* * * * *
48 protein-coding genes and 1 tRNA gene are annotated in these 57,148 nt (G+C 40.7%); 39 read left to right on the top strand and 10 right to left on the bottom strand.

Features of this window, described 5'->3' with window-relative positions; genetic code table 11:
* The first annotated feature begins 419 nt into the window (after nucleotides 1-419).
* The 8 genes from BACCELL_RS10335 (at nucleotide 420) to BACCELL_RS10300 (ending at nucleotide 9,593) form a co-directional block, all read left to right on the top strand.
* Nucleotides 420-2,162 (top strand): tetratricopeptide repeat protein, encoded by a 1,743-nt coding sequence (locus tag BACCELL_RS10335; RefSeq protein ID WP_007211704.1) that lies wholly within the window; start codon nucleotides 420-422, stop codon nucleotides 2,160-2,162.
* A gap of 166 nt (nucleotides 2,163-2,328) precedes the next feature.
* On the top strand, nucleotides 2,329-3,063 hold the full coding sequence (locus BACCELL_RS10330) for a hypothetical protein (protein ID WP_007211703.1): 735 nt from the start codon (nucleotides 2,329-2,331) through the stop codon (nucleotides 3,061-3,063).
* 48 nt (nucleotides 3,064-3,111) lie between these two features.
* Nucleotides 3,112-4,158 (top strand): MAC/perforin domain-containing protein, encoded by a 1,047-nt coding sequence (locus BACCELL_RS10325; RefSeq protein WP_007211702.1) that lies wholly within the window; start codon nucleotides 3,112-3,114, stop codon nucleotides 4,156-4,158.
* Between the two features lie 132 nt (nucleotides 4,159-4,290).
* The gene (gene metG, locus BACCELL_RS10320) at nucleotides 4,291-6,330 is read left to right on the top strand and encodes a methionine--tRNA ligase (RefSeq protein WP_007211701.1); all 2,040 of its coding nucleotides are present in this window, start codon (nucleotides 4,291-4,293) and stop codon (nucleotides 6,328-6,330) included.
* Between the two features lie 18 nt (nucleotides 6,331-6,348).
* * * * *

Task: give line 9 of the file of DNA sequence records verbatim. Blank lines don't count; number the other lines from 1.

* Nucleotides 3,112-4,158 (top strand): MAC/perforin domain-containing protein, encoded by a 1,047-nt coding sequence (locus BACCELL_RS10325; RefSeq protein WP_007211702.1) that lies wholly within the window; start codon nucleotides 3,112-3,114, stop codon nucleotides 4,156-4,158.